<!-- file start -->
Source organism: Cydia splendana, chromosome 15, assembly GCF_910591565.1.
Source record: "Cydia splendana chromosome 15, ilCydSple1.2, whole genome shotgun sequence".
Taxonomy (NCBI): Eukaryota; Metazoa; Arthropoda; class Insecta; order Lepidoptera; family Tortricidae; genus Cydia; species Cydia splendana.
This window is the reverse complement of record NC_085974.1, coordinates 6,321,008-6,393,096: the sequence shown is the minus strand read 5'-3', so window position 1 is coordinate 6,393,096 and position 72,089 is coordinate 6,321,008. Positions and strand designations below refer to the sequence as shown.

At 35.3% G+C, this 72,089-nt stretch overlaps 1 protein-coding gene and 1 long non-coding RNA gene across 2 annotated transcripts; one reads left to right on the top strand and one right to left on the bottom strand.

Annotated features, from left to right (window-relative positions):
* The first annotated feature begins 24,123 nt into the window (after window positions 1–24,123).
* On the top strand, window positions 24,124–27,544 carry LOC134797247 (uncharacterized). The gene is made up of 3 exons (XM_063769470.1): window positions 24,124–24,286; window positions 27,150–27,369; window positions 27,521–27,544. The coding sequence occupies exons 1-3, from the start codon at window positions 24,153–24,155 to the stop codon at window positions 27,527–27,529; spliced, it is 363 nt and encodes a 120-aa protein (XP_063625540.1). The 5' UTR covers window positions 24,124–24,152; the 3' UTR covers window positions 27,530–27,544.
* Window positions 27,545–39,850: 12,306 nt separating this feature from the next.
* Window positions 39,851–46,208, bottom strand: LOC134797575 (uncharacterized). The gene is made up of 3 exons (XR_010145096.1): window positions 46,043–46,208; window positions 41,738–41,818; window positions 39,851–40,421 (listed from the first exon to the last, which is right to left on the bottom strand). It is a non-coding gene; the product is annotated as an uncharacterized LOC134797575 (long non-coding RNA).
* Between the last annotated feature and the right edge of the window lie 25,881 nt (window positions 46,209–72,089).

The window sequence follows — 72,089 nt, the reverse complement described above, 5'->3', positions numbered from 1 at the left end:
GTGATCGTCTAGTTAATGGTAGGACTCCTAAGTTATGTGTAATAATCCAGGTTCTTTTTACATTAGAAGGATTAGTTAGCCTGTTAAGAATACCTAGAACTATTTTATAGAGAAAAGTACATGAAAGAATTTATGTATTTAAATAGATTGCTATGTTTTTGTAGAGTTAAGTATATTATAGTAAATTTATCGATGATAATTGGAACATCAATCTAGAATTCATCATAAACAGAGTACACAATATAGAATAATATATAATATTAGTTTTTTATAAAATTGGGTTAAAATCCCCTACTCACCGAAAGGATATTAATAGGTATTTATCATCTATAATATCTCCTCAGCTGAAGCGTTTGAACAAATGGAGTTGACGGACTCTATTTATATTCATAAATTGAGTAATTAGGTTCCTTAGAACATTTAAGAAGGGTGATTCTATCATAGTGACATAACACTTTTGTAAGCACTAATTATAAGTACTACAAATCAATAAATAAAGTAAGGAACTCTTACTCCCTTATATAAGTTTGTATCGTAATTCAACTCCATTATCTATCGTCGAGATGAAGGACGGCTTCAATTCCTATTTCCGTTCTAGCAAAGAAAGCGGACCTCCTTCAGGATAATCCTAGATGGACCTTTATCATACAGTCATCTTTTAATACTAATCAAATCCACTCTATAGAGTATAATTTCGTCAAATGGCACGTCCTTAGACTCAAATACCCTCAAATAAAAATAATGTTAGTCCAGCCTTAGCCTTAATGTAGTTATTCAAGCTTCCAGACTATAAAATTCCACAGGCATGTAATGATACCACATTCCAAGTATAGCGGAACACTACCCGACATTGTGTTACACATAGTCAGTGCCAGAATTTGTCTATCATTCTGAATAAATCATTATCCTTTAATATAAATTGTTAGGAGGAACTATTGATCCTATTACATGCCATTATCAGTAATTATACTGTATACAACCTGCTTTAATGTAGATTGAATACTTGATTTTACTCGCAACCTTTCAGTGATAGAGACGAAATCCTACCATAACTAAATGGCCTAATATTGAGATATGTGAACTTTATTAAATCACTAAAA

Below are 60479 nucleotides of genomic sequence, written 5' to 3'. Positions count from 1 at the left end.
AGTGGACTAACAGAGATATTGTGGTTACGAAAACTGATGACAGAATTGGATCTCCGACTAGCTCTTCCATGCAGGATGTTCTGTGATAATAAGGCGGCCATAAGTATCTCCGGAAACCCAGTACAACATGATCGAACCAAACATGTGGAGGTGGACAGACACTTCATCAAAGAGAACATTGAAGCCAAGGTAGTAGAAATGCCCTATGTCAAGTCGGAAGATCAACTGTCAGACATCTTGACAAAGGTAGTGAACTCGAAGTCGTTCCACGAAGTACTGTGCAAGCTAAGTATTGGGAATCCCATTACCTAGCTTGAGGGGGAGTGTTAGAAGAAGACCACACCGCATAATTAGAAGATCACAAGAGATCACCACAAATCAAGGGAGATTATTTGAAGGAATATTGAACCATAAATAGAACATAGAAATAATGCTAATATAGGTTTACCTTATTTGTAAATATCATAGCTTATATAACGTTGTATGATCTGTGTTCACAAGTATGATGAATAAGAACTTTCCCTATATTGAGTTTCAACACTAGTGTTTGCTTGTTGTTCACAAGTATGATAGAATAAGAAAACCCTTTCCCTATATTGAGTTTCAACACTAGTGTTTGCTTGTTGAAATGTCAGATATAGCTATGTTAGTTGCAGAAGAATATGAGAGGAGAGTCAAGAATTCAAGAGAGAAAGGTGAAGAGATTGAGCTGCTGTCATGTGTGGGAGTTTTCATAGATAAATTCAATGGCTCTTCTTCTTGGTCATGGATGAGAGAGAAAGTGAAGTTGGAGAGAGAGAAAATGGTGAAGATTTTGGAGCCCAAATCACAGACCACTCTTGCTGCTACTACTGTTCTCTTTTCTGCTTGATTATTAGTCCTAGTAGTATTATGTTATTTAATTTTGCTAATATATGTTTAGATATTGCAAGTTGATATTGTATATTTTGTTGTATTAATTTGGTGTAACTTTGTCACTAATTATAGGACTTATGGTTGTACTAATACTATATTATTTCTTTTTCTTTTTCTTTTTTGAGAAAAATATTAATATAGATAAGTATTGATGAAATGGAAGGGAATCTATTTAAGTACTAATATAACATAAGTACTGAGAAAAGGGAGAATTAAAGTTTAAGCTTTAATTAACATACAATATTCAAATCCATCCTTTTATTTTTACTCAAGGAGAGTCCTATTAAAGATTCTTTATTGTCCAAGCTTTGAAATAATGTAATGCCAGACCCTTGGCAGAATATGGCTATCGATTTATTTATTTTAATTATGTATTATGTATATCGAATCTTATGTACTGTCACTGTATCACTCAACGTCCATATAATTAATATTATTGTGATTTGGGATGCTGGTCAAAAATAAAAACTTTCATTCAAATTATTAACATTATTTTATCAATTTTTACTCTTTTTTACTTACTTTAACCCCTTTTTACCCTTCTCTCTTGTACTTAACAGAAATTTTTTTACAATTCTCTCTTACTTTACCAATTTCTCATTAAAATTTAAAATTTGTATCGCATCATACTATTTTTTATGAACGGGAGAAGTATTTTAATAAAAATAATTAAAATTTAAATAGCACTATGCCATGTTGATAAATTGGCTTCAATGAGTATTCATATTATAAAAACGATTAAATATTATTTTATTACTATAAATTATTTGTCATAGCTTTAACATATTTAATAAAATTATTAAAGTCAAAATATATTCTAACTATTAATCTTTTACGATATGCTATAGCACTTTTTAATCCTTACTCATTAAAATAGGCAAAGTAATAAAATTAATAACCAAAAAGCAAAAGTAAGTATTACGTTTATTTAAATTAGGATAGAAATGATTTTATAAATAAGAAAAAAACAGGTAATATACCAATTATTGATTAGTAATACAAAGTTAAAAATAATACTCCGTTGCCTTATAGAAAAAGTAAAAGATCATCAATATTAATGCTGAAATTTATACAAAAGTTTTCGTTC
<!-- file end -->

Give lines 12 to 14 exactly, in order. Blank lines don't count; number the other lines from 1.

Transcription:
The window sequence follows — 72,089 nt, the reverse complement described above, 5'->3', positions numbered from 1 at the left end:
GTGATCGTCTAGTTAATGGTAGGACTCCTAAGTTATGTGTAATAATCCAGGTTCTTTTTACATTAGAAGGATTAGTTAGCCTGTTAAGAATACCTAGAACTATTTTATAGAGAAAAGTACATGAAAGAATTTATGTATTTAAATAGATTGCTATGTTTTTGTAGAGTTAAGTATATTATAGTAAATTTATCGATGATAATTGGAACATCAATCTAGAATTCATCATAAACAGAGTACACAATATAGAATAATATATAATATTAGTTTTTTATAAAATTGGGTTAAAATCCCCTACTCACCGAAAGGATATTAATAGGTATTTATCATCTATAATATCTCCTCAGCTGAAGCGTTTGAACAAATGGAGTTGACGGACTCTATTTATATTCATAAATTGAGTAATTAGGTTCCTTAGAACATTTAAGAAGGGTGATTCTATCATAGTGACATAACACTTTTGTAAGCACTAATTATAAGTACTACAAATCAATAAATAAAGTAAGGAACTCTTACTCCCTTATATAAGTTTGTATCGTAATTCAACTCCATTATCTATCGTCGAGATGAAGGACGGCTTCAATTCCTATTTCCGTTCTAGCAAAGAAAGCGGACCTCCTTCAGGATAATCCTAGATGGACCTTTATCATACAGTCATCTTTTAATACTAATCAAATCCACTCTATAGAGTATAATTTCGTCAAATGGCACGTCCTTAGACTCAAATACCCTCAAATAAAAATAATGTTAGTCCAGCCTTAGCCTTAATGTAGTTATTCAAGCTTCCAGACTATAAAATTCCACAGGCATGTAATGATACCACATTCCAAGTATAGCGGAACACTACCCGACATTGTGTTACACATAGTCAGTGCCAGAATTTGTCTATCATTCTGAATAAATCATTATCCTTTAATATAAATTGTTAGGAGGAACTATTGATCCTATTACATGCCATTATCAGTAATTATACTGTATACAACCTGCTTTAATGTAGATTGAATACTTGATTTTACTCGCAACCTTTCAGTGATAGAGACGAAATCCTACCATAACTAAATGGCCTAATATTGAGATATGTGAACTTTATTAAATCACTAAAA

Below are 60479 nucleotides of genomic sequence, written 5' to 3'. Positions count from 1 at the left end.